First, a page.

“The plain fact is that we are expending the available funds more quickly than assumed, and there are many more claims than anticipated,” said Rupa Bhattacharyya, the fund’s special master. A total of 835 awards have been reduced as of May 31, she said.

Stewart called that shameful.

“Your indifference is costing these men and women their most valuable commodity: time,” he told lawmakers. “It’s one thing they’re running out of.”

Firefighters, police and other first responders “did their jobs with courage, grace, tenacity and humility,” Stewart added. “Eighteen years later, do yours.”

House Judiciary Chairman Jerrold Nadler, a New York Democrat whose district includes the World Trade Center site, said a 70% cut — or any cut — in compensation to victims of 9-11 “is simply intolerable, and Congress must not allow it.”

Just as Americans “stood together as a nation in the days following September 11, 2001, and just as we stood together in 2010 and 2015 to authorize and fund these vital programs, we must now join forces one more time to ensure that the heroes of 9-11 are not abandoned when they need us most,” Nadler said.

ALSO READ: U.S. court wrongly took money from 9/11 widow and daughter

Matthew Daly, The Associated Press


Like us on Facebook and follow us on Twitter.

Just Posted

Four fires still burning in West Kootenay

More than 25 fires were started by lightning in the last week.

Obscene phone calls keep RCMP busy

Several cases involved a number of obscene phone calls made to a Creston business.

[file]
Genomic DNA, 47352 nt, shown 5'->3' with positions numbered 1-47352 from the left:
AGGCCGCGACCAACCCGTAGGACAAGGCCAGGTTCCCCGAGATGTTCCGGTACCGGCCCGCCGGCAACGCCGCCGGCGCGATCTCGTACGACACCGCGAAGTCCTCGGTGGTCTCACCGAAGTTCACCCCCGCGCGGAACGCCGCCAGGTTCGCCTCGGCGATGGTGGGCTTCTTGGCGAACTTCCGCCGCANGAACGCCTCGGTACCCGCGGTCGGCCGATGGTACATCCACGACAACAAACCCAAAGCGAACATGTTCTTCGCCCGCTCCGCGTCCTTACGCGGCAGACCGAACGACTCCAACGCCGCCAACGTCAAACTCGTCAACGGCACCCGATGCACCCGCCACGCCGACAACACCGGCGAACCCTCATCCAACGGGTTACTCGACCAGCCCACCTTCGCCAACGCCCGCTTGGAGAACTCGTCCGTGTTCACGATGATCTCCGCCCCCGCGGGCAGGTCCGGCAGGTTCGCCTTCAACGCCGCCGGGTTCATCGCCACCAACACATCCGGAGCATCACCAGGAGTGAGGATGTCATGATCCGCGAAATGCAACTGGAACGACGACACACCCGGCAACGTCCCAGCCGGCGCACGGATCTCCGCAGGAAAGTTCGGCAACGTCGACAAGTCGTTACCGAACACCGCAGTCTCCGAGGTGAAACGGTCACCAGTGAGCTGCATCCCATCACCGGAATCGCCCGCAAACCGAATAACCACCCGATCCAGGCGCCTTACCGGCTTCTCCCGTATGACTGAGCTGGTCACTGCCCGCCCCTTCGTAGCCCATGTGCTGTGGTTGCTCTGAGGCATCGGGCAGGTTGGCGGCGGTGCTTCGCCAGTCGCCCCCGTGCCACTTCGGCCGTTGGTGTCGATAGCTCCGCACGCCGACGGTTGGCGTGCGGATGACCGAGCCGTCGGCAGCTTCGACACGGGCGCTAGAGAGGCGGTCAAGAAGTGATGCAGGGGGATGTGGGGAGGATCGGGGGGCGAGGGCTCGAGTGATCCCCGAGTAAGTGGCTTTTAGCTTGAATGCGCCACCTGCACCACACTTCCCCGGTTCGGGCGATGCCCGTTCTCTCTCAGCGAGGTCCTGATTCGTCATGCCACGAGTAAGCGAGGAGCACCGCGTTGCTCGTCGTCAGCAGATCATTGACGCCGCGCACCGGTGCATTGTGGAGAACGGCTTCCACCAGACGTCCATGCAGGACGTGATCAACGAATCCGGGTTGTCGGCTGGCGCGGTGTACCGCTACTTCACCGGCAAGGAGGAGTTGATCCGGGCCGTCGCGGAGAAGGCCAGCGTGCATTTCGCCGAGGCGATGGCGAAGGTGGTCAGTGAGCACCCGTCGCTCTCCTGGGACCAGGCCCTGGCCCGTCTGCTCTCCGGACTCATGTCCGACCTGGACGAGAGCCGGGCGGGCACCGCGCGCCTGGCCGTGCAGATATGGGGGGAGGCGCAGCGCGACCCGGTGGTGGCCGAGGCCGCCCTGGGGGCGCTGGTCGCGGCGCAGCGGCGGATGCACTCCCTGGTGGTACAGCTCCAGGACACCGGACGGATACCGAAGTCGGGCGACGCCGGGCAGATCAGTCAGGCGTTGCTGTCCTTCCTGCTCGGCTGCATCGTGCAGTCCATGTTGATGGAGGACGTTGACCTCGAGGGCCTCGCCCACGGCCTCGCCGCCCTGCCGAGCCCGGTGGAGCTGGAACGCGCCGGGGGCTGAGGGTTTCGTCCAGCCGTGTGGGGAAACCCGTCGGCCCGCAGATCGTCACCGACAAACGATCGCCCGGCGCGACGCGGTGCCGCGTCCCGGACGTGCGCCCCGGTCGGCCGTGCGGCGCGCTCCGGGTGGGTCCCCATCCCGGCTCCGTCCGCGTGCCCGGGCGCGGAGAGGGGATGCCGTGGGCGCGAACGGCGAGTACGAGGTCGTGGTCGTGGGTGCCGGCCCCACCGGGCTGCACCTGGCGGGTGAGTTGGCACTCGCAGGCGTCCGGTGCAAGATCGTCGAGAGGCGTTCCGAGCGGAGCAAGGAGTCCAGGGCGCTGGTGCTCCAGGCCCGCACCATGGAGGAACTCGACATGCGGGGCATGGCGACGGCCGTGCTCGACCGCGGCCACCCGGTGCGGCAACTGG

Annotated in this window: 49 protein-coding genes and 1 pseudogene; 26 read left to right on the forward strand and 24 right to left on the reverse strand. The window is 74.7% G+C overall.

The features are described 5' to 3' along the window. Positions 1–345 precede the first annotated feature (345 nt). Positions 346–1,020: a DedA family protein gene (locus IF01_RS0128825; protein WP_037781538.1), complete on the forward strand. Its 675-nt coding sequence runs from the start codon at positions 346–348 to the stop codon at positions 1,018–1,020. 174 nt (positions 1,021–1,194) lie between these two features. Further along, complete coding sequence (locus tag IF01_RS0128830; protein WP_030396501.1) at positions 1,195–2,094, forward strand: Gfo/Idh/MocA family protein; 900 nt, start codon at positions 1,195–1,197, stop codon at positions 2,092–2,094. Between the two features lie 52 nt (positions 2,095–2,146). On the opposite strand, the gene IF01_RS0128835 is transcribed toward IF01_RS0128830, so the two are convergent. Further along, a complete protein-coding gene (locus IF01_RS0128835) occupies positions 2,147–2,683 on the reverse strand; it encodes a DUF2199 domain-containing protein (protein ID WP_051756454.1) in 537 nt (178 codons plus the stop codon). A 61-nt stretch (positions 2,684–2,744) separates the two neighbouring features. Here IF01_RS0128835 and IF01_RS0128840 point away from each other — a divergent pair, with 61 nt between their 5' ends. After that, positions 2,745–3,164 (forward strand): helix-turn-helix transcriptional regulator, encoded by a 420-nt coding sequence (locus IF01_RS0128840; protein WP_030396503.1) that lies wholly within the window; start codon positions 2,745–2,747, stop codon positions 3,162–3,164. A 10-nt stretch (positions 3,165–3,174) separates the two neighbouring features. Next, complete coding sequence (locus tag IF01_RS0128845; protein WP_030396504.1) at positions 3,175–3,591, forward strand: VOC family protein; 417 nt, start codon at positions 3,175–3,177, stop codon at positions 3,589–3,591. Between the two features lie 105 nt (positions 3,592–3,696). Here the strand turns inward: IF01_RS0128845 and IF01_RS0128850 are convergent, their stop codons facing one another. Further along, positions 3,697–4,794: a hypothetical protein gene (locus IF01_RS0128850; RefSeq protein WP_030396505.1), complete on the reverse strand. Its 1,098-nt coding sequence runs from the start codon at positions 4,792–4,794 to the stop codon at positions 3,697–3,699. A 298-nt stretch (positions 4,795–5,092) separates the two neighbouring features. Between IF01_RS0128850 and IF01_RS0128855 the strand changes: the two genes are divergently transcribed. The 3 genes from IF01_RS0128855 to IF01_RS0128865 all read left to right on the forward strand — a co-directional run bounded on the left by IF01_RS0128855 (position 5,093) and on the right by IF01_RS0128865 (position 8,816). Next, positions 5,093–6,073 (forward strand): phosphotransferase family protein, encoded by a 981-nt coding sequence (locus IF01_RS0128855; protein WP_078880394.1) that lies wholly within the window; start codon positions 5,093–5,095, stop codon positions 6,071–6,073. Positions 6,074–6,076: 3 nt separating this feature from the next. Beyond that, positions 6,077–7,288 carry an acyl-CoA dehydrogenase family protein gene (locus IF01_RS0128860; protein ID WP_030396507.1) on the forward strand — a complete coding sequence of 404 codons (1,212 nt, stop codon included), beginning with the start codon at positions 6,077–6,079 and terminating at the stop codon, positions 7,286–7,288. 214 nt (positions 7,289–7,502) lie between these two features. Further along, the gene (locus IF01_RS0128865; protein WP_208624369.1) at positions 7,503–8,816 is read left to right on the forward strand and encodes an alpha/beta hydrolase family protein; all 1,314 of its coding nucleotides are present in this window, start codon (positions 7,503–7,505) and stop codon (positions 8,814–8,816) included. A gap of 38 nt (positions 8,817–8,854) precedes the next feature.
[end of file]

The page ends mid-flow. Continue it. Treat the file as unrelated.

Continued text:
Nine fires burning in West Kootenay

All fires considered to be lightning caused.

Lightning strikes cause fire in the Creston Valley

Two fires were located on Uri Road in Wynndel.

Castlegar mayor releases FCM itinerary

Bruno Tassone delivers promised report on activities at Quebec City municipal conference

VIDEO: Trans Mountain expansion project gets green light, again

Prime Minister Justin Trudeau announced the decision in Ottawa on Tuesday afternoon

MPs hear retired B.C. nurse’s petition to change compensation for fatal medical errors

Teri McGrath wants provinces to implement no-fault system for medical errors

Horgan says he’ll still defend B.C. coast after second Trans Mountain approval

Meanwhile, one B.C. First Nation has announced plans for a legal challenge

Demonstrators on either side of Trans Mountain debate clash in Vancouver

Crowd heard from member of Indigenous-led coalition that hopes to buy 51% of expansion project

Police investigating fatal collision near Grave Lake

Grave Lake is located approximately halfway between Sparwood and Elkford

Grieving B.C. mom hopes Facebook message leads to new investigation into son’s Surrey homicide

Criminal Justice Branch didn’t lay charges, concluding no substantial likelihood of murder or manslaughter conviction

B.C.’s measles vaccination program gains traction in May

More than 15,000 doses of the MMR vaccine has been administered across the province

B.C. farmers concerned Agricultural Land Reserve changes choking their livelihood

Dozens voice concerns at special meeting hosted on Vancouver Island

UPDATE: Two-year-old involved in Chilliwack pool drowning has died

Toddler was reported to not be breathing as air ambulance called out Thursday afternoon

Most Read